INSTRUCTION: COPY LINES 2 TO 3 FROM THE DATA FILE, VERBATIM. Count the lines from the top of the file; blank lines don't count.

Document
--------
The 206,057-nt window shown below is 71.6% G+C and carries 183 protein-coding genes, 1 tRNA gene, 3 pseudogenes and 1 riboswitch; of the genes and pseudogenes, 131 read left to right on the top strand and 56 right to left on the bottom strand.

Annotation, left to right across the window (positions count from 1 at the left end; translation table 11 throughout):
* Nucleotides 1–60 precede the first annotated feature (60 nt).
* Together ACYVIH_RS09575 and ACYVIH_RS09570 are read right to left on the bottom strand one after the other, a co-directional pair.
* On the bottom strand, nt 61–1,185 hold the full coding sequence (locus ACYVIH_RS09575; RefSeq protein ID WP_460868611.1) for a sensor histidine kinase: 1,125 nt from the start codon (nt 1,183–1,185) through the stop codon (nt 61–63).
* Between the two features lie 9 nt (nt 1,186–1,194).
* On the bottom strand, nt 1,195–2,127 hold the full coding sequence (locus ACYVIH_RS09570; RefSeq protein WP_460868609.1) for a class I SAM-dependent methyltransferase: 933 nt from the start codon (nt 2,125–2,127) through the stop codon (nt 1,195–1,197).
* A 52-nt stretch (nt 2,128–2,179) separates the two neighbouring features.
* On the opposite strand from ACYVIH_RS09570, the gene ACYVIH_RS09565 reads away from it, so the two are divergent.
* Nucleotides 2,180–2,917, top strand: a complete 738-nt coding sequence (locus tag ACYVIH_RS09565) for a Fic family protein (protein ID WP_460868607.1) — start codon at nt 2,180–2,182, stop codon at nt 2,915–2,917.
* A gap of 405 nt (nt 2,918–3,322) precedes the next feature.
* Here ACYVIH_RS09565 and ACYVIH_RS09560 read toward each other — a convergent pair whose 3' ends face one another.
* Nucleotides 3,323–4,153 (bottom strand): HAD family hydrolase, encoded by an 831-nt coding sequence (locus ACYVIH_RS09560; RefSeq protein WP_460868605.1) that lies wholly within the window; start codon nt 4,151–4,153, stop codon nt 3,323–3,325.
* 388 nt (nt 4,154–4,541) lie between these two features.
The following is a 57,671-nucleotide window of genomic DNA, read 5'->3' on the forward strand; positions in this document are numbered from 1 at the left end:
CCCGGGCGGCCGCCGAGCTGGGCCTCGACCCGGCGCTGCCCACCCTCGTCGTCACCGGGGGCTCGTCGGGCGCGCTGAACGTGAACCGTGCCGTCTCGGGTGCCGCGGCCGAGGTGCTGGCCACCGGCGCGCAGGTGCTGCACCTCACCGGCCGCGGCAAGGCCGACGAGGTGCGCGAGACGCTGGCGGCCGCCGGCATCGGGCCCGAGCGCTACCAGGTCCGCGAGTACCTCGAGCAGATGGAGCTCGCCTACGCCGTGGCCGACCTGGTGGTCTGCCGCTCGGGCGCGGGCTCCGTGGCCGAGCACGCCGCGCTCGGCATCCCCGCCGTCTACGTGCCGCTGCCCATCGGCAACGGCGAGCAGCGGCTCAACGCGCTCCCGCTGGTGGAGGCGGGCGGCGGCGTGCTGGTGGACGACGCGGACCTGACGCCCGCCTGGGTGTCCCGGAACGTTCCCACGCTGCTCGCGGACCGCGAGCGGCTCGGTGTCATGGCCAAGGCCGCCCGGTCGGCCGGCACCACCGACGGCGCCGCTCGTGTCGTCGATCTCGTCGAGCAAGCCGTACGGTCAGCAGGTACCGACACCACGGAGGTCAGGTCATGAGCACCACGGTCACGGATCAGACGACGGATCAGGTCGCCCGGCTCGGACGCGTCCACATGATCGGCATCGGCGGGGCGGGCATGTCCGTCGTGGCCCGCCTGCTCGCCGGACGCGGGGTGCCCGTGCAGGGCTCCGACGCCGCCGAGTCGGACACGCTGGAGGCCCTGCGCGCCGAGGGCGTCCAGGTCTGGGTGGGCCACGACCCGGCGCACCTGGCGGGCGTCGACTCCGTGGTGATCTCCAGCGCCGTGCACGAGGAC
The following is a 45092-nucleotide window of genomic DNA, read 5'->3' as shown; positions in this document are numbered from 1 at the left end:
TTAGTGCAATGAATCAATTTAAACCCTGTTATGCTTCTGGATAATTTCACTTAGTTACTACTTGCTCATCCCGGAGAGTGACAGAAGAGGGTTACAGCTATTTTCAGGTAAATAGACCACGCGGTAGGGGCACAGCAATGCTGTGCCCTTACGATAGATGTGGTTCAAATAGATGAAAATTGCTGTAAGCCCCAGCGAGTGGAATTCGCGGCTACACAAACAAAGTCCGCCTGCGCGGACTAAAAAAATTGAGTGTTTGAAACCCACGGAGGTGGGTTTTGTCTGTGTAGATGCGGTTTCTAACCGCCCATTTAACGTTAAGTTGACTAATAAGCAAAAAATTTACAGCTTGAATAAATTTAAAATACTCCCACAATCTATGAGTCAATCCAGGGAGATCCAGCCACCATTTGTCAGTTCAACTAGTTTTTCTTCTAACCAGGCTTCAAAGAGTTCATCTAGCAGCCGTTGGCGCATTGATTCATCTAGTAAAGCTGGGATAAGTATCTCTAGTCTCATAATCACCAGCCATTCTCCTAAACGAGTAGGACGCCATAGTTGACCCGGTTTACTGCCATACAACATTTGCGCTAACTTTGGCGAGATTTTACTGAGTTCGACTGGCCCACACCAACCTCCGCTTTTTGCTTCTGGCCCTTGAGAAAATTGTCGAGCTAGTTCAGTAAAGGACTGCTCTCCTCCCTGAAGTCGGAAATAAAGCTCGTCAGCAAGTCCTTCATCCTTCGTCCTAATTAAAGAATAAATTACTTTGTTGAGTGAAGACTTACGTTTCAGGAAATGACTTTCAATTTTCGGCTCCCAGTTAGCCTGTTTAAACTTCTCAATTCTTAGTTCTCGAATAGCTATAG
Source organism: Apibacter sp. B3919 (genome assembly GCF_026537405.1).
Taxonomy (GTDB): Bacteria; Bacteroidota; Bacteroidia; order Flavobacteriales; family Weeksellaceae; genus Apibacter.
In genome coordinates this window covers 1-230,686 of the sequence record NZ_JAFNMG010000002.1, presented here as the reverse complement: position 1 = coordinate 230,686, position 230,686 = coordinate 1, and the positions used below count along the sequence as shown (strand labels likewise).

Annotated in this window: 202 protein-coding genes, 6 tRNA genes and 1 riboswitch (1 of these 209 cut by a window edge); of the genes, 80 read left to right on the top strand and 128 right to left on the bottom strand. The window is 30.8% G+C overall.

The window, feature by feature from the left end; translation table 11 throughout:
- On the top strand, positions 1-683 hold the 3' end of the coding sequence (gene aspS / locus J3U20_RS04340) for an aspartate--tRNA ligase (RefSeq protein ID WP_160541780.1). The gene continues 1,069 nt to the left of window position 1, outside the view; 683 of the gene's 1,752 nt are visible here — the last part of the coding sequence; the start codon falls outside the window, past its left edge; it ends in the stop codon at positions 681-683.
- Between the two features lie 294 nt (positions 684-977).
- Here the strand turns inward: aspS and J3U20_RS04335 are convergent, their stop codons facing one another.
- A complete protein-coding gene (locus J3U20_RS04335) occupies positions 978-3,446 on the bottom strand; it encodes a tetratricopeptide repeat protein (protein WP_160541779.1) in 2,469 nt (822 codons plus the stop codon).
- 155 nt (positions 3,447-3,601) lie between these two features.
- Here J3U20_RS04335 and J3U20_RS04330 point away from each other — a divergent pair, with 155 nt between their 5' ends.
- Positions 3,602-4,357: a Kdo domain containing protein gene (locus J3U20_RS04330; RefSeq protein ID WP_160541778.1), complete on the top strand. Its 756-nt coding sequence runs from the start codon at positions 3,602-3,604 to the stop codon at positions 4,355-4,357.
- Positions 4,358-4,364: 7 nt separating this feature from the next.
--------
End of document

Annotation, left to right across the window (positions count from 1 at the left end; translation table 11 throughout):
* Nucleotides 1–60 precede the first annotated feature (60 nt).